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Richard N.
Democrat MN 8

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  • The Most Unaccomplished Congress in the History of This Country

    by Representative Richard M. Nolan

    Posted on 2013-12-12

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    NOLAN. Mr. Speaker, Members of the House, we are in the closing hours of the first year of the 113th Congress, and the pundits who examine Congresses past and present have concluded that this is the most unaccomplished Congress in the history of the country.

    We have passed a total of 56 bills here in this Congress. The fact is, we have taken 239 days off, and we have worked 133 days. And let's be honest with ourselves here: those 133 days often included a Monday or a Tuesday where we came in at 6:30 in the evening and took a handful of votes on some noncontroversial issues. Where most of us come from, that is not a day's work.

    And by the same token, more often than not, we left on a Thursday or a Friday, somewhere after taking a few votes that morning, and then heading back to wherever we were headed.

    Back in 1948, Harry Truman got elected President of the United States by campaigning against the do-nothing 80th Congress in 1948. Well, guess what, that Congress passed over 900 bills. And we are looking at 56 here at the halfway mark? I cannot begin to imagine how history is going to evaluate this Congress. The Wall Street Journal said: This Congress is long on partisanship, indecision, and brinksmanship.

    Others have constantly referred to the fact that most of what is done here and considered here in the past year has been political posturing in preparation for the next election.

    {time} 1045 To be fair, we have accomplished some things here: the middle-class tax cut, Hurricane Sandy relief, the Violence Against Women Act. We passed a couple of appropriations bills, and we may be on the brink here of actually passing a budget bill, which would be most important and quite an accomplishment. Not to mention, we formally recognized Soap Box Derby Day, and we have made it possible for hunters to buy their duck stamps online.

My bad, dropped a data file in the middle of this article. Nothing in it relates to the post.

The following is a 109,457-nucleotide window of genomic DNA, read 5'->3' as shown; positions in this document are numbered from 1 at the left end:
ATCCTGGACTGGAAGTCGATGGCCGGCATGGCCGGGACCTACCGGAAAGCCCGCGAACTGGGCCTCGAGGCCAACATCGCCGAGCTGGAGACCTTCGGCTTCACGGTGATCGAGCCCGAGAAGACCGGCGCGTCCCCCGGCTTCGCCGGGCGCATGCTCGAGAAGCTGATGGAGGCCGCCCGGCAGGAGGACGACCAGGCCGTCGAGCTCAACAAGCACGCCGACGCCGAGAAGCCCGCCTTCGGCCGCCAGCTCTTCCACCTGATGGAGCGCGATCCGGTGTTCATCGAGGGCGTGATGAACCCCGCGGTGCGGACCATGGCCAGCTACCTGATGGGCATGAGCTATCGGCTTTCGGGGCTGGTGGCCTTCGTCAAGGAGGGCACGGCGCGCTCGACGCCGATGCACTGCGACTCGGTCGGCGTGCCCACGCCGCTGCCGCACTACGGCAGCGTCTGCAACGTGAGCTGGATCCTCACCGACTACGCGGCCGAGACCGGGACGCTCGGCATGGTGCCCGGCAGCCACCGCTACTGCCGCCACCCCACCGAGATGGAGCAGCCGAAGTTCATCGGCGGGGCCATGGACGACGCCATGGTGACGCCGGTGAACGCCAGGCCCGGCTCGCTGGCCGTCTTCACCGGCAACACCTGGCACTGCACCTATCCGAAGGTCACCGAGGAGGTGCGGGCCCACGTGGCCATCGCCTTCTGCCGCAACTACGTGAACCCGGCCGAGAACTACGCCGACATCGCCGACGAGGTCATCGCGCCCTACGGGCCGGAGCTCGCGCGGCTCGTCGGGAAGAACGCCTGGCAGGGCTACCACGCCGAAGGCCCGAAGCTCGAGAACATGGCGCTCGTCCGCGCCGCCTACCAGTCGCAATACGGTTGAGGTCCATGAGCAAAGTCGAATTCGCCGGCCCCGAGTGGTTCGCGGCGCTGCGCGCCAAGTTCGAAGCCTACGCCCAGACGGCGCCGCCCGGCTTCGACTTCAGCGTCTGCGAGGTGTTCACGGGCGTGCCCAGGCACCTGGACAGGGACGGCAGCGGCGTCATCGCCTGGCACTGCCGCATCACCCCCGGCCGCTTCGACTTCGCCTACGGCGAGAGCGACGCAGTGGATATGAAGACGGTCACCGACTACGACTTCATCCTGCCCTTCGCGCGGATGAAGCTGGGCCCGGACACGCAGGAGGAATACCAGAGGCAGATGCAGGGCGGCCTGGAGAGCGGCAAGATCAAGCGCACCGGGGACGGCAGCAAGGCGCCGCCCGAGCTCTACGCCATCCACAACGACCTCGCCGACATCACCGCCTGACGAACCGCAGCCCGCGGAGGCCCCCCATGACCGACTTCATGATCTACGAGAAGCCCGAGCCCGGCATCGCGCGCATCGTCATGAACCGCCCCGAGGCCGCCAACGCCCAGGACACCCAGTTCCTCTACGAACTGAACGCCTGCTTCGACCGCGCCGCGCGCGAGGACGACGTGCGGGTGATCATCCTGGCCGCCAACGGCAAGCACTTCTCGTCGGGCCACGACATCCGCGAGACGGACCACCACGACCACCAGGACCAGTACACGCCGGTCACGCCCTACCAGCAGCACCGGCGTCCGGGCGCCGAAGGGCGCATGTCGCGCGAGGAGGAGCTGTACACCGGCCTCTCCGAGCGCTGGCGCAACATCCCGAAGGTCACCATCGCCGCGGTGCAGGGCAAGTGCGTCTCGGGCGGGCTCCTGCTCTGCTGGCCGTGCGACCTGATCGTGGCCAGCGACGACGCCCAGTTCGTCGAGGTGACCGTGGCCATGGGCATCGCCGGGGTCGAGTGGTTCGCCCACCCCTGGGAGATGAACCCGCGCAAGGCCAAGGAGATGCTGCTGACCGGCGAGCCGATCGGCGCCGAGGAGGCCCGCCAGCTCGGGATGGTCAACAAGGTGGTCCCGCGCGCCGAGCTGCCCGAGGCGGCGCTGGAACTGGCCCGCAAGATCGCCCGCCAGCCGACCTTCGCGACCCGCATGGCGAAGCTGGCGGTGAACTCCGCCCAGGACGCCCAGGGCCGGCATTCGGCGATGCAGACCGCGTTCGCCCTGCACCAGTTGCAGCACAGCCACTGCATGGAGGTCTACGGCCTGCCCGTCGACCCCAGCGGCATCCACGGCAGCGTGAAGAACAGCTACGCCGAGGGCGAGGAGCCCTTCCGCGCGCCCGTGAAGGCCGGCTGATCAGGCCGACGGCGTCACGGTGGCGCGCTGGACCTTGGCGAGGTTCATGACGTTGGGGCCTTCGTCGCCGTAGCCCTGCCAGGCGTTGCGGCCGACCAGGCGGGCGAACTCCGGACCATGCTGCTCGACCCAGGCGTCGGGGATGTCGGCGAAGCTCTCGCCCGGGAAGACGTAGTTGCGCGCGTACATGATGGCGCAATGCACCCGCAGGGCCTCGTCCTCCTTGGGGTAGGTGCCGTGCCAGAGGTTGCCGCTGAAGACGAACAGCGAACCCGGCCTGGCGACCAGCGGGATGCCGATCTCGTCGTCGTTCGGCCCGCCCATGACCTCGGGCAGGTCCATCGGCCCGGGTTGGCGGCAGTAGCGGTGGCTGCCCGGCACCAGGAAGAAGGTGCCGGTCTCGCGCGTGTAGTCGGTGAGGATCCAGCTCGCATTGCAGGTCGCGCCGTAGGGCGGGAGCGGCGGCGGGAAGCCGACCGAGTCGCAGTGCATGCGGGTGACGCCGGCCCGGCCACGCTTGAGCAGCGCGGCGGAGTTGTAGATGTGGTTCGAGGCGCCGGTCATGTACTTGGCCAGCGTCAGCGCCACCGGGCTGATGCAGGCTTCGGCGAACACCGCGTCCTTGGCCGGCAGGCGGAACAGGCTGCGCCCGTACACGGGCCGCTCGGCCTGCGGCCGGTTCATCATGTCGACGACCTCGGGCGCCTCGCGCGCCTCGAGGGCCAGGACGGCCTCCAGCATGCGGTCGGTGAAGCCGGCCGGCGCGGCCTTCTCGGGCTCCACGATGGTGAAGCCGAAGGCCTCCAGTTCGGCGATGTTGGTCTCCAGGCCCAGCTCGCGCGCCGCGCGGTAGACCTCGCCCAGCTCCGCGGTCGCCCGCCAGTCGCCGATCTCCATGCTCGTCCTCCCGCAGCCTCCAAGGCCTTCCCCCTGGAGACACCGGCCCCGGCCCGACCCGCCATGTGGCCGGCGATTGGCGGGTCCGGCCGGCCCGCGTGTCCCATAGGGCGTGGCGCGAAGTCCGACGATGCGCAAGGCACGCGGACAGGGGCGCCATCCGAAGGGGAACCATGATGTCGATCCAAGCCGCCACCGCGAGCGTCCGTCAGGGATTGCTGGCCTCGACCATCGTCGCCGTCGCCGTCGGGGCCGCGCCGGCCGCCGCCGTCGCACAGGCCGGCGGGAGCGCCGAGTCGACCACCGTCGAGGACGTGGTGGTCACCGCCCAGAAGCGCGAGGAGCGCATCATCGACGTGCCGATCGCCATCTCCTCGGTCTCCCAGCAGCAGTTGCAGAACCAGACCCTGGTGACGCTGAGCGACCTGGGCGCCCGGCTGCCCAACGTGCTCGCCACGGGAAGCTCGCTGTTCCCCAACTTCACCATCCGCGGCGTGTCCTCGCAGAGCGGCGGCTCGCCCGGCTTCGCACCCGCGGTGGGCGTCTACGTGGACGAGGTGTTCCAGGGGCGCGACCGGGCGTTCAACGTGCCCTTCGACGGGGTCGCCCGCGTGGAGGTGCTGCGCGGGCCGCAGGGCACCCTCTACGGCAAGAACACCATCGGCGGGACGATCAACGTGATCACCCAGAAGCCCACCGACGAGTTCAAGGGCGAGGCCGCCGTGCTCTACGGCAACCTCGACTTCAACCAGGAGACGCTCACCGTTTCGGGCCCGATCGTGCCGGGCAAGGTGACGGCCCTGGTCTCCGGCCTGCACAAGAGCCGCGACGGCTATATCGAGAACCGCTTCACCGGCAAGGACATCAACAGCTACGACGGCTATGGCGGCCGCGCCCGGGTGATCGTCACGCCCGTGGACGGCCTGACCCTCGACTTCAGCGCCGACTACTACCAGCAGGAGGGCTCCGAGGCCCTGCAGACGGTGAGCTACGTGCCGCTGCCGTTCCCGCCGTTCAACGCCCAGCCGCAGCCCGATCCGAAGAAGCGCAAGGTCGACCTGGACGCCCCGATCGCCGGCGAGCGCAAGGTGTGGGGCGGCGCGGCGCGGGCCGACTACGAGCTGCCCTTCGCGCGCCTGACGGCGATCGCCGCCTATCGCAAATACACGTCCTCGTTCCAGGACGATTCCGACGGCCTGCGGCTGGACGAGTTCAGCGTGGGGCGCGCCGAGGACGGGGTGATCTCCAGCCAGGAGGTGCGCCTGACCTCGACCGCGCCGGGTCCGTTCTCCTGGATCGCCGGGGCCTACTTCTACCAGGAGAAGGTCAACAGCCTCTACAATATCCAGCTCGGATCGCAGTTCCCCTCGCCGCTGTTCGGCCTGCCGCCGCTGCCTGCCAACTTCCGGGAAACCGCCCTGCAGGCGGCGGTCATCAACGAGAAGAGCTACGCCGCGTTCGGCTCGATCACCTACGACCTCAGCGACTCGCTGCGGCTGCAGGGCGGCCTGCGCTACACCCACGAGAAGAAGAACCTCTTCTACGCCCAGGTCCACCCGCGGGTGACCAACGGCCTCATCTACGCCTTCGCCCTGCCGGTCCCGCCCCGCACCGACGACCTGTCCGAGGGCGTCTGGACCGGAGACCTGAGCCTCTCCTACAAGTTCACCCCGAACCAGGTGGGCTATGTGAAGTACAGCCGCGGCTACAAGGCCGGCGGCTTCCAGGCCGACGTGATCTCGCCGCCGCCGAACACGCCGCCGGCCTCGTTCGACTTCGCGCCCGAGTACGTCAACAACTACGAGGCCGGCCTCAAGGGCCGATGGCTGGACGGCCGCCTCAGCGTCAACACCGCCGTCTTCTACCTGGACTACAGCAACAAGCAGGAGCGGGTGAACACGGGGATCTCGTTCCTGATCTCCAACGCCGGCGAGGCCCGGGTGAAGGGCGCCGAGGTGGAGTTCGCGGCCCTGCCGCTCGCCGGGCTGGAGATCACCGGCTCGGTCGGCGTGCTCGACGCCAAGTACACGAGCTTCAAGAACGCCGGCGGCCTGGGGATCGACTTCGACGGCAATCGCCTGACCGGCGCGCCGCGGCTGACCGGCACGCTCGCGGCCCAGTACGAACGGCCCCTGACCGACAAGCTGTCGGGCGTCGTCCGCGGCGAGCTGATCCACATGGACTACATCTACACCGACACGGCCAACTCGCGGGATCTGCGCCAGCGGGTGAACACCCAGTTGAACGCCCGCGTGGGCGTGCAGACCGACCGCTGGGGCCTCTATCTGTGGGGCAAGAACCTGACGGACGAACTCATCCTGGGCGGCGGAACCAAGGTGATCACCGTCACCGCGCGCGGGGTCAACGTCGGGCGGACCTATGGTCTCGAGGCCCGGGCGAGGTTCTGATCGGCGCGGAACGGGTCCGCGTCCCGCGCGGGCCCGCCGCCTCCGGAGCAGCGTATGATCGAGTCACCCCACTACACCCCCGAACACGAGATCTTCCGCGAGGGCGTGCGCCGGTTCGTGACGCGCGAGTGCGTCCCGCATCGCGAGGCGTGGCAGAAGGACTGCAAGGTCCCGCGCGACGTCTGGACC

Mr. Speaker, the fact is that we are not getting the job done. And the fact also remains that, in this country, the rich are getting richer, the poor are getting poorer, and the middle class in this country is getting crushed. We are looking at large deficits and broken priorities and a broken government, and we are not addressing those issues of our time.

    I did a little research. I have the unique perspective of having served some 32 years ago, and at that time we had between 7,000 and 8,000 subcommittee, full committee, conference committee hearings, markups, and meetings. This Congress, by contrast, has had 500, and most of those were procedural and Rules Committee meetings.

    The Speaker himself said that we need to return to regular order in this country if we are going to get things done. ``Regular order,'' for those who don't know, means going to work 5 days a week, like everybody else in America. It means working full days. It [[Page H7698]] means fully engaging the subcommittees and full committees and all the Members of the Congress, because when we do that, that is when we get things done. When we sit down and we have open, bipartisan discussions, everybody gets their amendment, everybody gets an opportunity to exhaust all the arguments, everybody gets a vote. That is how people come together. That is how you get things done. That is how you fix things, and that is the way the Congress operated for several hundred years. That is not the way it is operating today.

    Mr. Speaker, my fellow colleagues, if we are going to get things done and reverse the terrible reputation of this Congress, I implore the Speaker and the leadership and all of the Members to demand that, starting in January of next year, we restore regular order, we go to work 5 days a week, and we employ the subcommittee and the full committee process that has worked so well for so many hundreds of years in this country, because that is how we get things done. That is how we fix things here in this country. That is how we get our economy back on a pro-growth trajectory, and that is how we restore the people's confidence in what is now a broken government and a broken Congress.


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